Some smartphone games are listening to what your mic picks up — but not to hear what you say. Instead, they’re trying to hear what you’re watching.
This is something smartphone apps have been doing for a little while now: using microphone access to tell what shows you watch, which ads you hear, and even what movies you see. But a report in The New York Times last week shows the practice may be more prevalent — and more secretive — than consumers might like.
The Times says that it identified more than 250 games on the Google Play Store that include just one specific type of software for monitoring users’ TV habits. It’s from a company known as Alphonso, and the apps that include it — the ones that disclose it, at least — often don’t make what they’re doing particularly clear. Most apps seem to hide their disclosure in their description, beneath a “read more” button.
THE FTC HAS WARNED AGAINST UNDISCLOSED DATA COLLECTION
If you miss that initial warning, you might not know what you’re getting into once you open the app. One game we installed, Endless 9*9 puzzle by Imobile Game Studios, immediately asked for location and microphone access, without explanation. The app did disclose that it was tracking “TV viewership details” in order to “show you TV related content and ads,” but only if you went into the game’s settings. Users didn’t have to proactively agree.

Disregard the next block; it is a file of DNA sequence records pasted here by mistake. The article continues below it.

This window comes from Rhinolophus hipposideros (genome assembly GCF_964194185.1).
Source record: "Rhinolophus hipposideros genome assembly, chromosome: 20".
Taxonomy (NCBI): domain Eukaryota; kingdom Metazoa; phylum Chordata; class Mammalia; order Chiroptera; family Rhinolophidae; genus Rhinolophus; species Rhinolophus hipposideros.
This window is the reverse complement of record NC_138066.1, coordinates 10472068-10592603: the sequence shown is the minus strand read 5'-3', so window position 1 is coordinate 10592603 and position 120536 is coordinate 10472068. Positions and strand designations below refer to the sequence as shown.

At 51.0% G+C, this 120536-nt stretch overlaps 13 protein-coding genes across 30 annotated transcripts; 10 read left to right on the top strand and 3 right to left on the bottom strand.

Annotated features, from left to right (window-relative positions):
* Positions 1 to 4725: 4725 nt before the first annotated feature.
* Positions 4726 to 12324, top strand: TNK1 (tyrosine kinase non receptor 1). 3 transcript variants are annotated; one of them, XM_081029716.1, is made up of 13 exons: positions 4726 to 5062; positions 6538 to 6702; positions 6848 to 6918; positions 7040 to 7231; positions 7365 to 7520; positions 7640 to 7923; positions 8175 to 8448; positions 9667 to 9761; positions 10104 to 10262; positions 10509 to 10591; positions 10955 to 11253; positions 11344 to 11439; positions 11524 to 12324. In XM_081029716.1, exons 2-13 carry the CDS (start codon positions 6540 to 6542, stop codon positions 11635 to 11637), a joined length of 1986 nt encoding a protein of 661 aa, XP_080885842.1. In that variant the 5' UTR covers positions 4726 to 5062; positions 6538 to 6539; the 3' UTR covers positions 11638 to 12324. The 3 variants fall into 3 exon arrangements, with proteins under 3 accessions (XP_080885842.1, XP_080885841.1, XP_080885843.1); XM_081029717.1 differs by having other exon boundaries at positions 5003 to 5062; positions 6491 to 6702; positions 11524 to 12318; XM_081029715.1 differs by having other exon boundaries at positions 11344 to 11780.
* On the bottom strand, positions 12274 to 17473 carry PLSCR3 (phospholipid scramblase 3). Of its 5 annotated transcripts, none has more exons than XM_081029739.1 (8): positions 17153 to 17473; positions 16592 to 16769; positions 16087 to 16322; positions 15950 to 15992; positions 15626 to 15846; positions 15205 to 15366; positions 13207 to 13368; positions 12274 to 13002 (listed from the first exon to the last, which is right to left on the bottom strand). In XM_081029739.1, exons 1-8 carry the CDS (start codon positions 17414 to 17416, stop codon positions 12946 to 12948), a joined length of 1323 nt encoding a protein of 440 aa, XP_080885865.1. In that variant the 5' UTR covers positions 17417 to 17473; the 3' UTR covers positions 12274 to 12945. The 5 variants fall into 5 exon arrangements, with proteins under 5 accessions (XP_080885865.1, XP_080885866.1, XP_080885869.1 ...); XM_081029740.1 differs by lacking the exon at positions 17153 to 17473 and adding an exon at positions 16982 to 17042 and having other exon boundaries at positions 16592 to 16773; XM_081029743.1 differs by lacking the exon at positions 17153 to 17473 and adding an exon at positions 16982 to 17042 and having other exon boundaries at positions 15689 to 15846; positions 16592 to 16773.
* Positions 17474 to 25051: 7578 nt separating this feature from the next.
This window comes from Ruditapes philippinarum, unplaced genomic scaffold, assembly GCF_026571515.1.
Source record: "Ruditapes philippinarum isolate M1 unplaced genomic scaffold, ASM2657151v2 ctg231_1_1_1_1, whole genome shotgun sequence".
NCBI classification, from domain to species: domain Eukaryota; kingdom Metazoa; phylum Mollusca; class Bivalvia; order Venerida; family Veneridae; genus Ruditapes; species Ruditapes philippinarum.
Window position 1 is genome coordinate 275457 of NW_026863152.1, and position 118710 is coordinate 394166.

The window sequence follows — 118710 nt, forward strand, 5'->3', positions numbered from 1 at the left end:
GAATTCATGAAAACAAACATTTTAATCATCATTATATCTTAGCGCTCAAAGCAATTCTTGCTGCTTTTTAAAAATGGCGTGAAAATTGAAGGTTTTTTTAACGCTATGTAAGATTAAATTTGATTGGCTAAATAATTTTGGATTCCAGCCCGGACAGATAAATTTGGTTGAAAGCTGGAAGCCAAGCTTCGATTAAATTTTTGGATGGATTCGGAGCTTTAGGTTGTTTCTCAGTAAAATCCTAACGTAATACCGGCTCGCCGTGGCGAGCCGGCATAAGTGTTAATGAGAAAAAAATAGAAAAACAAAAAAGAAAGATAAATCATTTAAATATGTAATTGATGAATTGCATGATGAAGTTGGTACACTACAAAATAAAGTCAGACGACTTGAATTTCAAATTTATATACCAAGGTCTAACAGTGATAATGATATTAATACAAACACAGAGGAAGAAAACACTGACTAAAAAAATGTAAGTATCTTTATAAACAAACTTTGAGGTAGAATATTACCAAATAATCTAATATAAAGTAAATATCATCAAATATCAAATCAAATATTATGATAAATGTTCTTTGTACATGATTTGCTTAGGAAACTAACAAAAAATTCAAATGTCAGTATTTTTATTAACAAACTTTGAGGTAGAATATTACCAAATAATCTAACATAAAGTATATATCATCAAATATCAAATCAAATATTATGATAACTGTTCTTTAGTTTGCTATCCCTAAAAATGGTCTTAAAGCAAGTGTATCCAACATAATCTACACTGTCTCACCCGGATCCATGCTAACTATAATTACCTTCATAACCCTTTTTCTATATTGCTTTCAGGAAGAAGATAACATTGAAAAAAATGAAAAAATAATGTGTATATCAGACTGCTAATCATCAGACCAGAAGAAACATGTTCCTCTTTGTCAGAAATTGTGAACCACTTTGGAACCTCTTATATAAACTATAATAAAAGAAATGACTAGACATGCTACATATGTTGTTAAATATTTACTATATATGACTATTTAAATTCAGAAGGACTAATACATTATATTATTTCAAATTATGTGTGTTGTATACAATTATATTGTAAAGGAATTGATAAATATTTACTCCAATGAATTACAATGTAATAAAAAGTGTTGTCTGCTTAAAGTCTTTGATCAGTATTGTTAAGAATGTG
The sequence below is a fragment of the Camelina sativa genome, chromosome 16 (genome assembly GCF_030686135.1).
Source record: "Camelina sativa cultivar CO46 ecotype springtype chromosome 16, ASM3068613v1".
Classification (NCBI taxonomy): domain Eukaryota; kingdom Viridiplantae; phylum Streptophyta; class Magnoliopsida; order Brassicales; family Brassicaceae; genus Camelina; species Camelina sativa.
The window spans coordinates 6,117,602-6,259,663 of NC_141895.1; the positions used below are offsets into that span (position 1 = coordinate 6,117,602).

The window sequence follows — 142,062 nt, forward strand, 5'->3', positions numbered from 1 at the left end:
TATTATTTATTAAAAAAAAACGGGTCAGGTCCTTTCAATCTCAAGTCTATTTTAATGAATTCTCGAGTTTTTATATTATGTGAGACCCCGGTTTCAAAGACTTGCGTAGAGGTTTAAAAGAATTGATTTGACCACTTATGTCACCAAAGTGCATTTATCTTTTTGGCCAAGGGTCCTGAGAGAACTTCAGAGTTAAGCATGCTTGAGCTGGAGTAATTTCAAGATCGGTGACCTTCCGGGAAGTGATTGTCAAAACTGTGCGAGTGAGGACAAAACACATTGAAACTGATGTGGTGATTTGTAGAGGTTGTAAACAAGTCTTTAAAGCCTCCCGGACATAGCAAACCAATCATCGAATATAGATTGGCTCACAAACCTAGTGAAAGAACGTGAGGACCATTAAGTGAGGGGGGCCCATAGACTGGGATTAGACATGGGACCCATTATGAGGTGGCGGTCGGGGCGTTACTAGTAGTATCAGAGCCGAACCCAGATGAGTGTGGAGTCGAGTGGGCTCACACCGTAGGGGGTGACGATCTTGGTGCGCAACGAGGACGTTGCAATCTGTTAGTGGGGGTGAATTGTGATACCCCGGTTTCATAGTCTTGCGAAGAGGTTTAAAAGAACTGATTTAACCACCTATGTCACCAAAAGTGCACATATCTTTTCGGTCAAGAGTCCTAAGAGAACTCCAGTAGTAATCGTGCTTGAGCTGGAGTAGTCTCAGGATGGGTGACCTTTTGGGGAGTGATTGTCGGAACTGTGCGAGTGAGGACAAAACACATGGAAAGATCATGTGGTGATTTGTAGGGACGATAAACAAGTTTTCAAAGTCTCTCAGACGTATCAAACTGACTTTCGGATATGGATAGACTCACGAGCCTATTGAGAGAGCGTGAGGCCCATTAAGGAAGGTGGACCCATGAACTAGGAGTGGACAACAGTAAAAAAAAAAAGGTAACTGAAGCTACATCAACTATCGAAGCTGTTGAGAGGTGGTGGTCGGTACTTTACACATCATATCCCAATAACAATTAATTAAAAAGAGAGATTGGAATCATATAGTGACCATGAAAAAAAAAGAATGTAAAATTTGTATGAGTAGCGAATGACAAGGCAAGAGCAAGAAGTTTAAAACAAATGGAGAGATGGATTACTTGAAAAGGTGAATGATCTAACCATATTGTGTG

As the Times points out, the Federal Trade Commission has warned companies about this behavior in the past. In 2016, it told a dozen Android app developers using similar software, called SilverPush, that users need to be notified of what type of information their apps are collecting and why it’s being collected.
Those apps weren’t warning users at all about data collection, whereas the apps identified by the Times are presenting that information, even if it’s hidden. It’s not clear if that goes far enough though, and prior FTC guidance suggests it might not. The commission has said that only including disclosures in, say, a YouTube video description isn’t acceptable, since not every viewer may see it. Since people can download these games without viewing the disclosure, the same issues could come up here.
The Times says that some of these apps continue to monitor a phone’s microphone even after they’re closed. And while most apps appeared to be on Android, it reports that some were on Apple’s App Store as well. Both Apple and Google require apps to request microphone access — so users do have to grant permission before an app can start listening — but it isn’t always clear beforehand that the app will still work even without that authority.
There have been conspiracy theories for years now about major apps — Facebook, in particular — tapping smartphone mics in order to listen to what people say and then displaying ads based on their conversations. That isn’t quite what’s happening here; though these apps can hear everything you say, they’re only supposed to listen for recognizable audio from TV shows, movies, and advertisements, which they then use for ad targeting. That doesn’t make the behavior any more welcome, but it is at least slightly less creepy.
And as for Facebook, it doesn’t need to listen to you. It has a ton of data already by tracking what you’re doing on its website, in its apps, and even on other sites and apps that serve its ads.